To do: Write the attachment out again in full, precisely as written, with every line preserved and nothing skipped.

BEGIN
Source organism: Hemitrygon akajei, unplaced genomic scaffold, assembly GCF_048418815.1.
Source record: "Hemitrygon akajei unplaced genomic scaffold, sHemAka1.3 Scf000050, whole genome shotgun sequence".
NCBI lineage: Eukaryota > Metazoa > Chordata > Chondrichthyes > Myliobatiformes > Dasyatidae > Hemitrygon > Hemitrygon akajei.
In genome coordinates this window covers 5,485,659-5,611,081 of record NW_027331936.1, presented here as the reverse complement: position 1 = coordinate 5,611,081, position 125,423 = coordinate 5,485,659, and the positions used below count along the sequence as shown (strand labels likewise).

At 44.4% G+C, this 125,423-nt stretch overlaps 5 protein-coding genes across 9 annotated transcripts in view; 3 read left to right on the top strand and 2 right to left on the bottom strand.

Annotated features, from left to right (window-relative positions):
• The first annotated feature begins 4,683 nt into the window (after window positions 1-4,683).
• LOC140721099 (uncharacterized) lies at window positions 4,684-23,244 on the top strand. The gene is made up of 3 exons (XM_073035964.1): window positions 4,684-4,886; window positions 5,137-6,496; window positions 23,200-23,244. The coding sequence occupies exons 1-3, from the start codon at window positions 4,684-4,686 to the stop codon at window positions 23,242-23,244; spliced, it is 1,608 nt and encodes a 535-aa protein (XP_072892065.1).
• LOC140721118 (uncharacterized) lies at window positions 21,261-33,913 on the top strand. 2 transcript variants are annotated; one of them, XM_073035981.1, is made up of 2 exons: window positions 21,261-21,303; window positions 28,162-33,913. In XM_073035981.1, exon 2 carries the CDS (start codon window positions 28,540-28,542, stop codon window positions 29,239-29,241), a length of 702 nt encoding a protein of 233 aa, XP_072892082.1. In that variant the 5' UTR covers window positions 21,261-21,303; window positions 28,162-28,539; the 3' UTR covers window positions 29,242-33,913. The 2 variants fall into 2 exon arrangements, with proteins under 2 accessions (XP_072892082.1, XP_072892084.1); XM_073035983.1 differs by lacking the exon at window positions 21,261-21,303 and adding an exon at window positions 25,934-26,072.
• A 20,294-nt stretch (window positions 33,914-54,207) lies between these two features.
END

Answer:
Source organism: Hemitrygon akajei, unplaced genomic scaffold, assembly GCF_048418815.1.
Source record: "Hemitrygon akajei unplaced genomic scaffold, sHemAka1.3 Scf000050, whole genome shotgun sequence".
NCBI lineage: Eukaryota > Metazoa > Chordata > Chondrichthyes > Myliobatiformes > Dasyatidae > Hemitrygon > Hemitrygon akajei.
In genome coordinates this window covers 5,485,659-5,611,081 of record NW_027331936.1, presented here as the reverse complement: position 1 = coordinate 5,611,081, position 125,423 = coordinate 5,485,659, and the positions used below count along the sequence as shown (strand labels likewise).

At 44.4% G+C, this 125,423-nt stretch overlaps 5 protein-coding genes across 9 annotated transcripts in view; 3 read left to right on the top strand and 2 right to left on the bottom strand.

Annotated features, from left to right (window-relative positions):
• The first annotated feature begins 4,683 nt into the window (after window positions 1-4,683).
• LOC140721099 (uncharacterized) lies at window positions 4,684-23,244 on the top strand. The gene is made up of 3 exons (XM_073035964.1): window positions 4,684-4,886; window positions 5,137-6,496; window positions 23,200-23,244. The coding sequence occupies exons 1-3, from the start codon at window positions 4,684-4,686 to the stop codon at window positions 23,242-23,244; spliced, it is 1,608 nt and encodes a 535-aa protein (XP_072892065.1).
• LOC140721118 (uncharacterized) lies at window positions 21,261-33,913 on the top strand. 2 transcript variants are annotated; one of them, XM_073035981.1, is made up of 2 exons: window positions 21,261-21,303; window positions 28,162-33,913. In XM_073035981.1, exon 2 carries the CDS (start codon window positions 28,540-28,542, stop codon window positions 29,239-29,241), a length of 702 nt encoding a protein of 233 aa, XP_072892082.1. In that variant the 5' UTR covers window positions 21,261-21,303; window positions 28,162-28,539; the 3' UTR covers window positions 29,242-33,913. The 2 variants fall into 2 exon arrangements, with proteins under 2 accessions (XP_072892082.1, XP_072892084.1); XM_073035983.1 differs by lacking the exon at window positions 21,261-21,303 and adding an exon at window positions 25,934-26,072.
• A 20,294-nt stretch (window positions 33,914-54,207) lies between these two features.